When Rome was embroiled in a devastating war against Carthage in 204 BC, they needed every advantage they could get. So, they sent an envoy to the Carthaginian camp with some inept servants on hand. The “servants” were actually centurions—they let a horse get loose, and as they chased it around the camp, they noted the precise weaknesses that would allow them to burn it down a few days later.

48. Shaken, Not Stirred

Said to be a source of inspiration for James Bond, Sidney Reilly is alleged to have spied for four separate countries in the early 20th century. While much of his influence is of great mystery, we do know that he played a great role in many of the wars during his time and repeatedly thwarted the Russians. The “Ace of Spies” was captured and executed by the Russians in 1925.

49. A Nuclear Arrangement

One of the scientists behind the Manhattan Project, Theodore Hall was also an atomic spy for the Soviet Union. He gave the Soviets the details surrounding the development of the “Fat Boy” bomb as he did not feel comfortable with one country having a nuclear monopoly. Hall was not caught but obliquely confessed on a couple of occasions.

50. Double Trouble

William Sebold was the man behind the capturing of the Duquesne Spy Ring, the largest espionage conviction case in U.S. history. Sebold was originally thought to be a German spy during WWII. Actually a double spy, he helped the FBI find the primary communications channel of German spies in New York, which helped the US identify the spies among them.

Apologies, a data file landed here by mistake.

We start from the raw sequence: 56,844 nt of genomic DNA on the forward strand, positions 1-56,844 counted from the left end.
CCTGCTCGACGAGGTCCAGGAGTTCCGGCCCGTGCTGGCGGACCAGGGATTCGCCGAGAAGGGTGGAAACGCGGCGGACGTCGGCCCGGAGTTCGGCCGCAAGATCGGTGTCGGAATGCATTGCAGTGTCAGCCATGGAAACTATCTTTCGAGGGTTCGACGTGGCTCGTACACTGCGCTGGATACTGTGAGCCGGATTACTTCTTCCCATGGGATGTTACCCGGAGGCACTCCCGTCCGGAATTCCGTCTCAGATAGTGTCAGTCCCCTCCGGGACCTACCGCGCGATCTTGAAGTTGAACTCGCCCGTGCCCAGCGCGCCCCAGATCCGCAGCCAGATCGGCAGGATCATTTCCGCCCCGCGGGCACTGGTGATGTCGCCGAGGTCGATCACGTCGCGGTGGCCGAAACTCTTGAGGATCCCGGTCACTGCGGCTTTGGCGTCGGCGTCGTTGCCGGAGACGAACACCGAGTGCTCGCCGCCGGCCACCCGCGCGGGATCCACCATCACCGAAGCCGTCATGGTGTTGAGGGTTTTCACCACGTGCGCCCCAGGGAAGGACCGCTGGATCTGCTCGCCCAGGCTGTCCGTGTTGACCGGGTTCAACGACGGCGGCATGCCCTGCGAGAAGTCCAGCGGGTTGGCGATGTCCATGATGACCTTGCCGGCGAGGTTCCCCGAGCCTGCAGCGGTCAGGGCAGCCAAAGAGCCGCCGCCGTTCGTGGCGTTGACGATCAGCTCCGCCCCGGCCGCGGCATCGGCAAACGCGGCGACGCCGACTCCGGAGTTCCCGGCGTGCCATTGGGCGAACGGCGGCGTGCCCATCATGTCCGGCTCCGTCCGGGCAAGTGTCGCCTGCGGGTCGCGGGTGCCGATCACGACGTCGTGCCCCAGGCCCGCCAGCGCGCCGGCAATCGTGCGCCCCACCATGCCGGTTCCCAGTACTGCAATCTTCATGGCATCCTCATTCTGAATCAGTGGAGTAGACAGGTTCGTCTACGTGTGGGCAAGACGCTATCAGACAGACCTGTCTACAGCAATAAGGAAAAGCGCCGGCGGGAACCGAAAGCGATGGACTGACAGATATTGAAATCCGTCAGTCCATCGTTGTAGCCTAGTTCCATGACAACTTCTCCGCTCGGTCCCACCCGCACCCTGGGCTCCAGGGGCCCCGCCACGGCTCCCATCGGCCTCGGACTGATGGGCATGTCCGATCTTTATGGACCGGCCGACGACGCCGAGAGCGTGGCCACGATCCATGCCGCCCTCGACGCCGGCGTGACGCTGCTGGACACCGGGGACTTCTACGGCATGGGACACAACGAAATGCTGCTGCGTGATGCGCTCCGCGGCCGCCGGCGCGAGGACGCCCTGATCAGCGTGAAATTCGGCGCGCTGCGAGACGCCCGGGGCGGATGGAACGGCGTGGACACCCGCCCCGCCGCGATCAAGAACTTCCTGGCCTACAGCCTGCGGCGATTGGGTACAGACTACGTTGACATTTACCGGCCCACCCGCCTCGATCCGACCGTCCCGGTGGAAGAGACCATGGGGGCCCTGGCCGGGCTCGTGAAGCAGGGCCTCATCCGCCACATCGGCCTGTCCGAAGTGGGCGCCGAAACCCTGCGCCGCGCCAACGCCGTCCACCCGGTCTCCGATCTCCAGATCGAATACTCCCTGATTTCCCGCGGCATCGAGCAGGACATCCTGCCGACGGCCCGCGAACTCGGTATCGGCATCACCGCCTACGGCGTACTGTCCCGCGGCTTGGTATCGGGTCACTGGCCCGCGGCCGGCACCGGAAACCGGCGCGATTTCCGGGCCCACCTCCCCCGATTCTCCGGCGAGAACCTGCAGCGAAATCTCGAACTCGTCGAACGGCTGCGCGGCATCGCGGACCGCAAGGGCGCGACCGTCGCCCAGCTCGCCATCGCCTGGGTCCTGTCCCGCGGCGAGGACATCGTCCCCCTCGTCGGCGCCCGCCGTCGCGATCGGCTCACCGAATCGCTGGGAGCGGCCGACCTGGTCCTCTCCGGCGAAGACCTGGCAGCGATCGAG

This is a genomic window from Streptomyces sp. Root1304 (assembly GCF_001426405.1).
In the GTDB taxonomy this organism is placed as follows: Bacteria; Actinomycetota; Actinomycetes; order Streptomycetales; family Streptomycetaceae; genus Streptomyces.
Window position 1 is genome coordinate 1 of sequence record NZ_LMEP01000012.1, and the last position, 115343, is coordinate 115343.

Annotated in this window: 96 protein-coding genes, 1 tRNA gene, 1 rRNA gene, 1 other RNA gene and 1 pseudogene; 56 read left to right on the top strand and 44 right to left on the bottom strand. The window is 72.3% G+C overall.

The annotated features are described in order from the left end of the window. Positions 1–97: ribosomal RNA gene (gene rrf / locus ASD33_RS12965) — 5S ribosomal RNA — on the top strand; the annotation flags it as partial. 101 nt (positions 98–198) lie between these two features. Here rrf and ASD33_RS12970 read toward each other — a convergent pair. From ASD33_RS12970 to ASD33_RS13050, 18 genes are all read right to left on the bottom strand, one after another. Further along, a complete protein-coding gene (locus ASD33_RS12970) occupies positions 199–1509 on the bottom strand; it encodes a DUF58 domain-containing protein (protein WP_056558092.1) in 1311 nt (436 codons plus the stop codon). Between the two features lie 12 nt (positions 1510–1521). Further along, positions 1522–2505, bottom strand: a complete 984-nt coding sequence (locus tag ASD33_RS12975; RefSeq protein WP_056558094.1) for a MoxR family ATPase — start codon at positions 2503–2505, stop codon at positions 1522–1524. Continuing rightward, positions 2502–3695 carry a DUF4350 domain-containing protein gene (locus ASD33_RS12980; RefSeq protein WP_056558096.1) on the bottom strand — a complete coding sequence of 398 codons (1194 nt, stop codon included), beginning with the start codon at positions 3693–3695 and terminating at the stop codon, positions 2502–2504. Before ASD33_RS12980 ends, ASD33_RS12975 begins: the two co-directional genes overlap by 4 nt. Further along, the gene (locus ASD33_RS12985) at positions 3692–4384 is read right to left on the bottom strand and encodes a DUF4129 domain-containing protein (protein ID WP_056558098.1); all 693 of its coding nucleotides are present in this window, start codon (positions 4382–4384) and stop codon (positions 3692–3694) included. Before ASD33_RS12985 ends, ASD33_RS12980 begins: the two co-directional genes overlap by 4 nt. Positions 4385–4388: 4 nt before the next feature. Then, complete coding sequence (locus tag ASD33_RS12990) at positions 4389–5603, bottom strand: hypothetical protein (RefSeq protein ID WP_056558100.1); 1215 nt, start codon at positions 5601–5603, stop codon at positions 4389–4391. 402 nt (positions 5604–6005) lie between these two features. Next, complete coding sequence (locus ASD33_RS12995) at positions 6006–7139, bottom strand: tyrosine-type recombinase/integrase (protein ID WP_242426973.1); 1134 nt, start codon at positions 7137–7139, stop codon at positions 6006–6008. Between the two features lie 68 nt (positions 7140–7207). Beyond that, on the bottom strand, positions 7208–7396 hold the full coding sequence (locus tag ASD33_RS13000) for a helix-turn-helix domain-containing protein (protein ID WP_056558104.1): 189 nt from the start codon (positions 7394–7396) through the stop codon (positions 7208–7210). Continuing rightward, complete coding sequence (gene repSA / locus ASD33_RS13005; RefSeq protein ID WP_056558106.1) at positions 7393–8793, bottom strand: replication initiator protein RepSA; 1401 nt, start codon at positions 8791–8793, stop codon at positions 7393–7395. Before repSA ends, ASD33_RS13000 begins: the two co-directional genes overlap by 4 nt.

51. Arch-Traitor of the Habsburgs

Perhaps responsible for the largest number of deaths of his own countrymen, Alfred Redl was an Austrian military officer in the early 20th century who spied for the Russians. He sold secrets about military plans and supplied information about Austrian agents to the Russians, which led to half a million Austrian deaths. A leading figure in the lead up to World War I, he ultimately committed suicide in 1913 after his betrayals were discovered.

Colonel Alfred Redl and General Giesl in Prague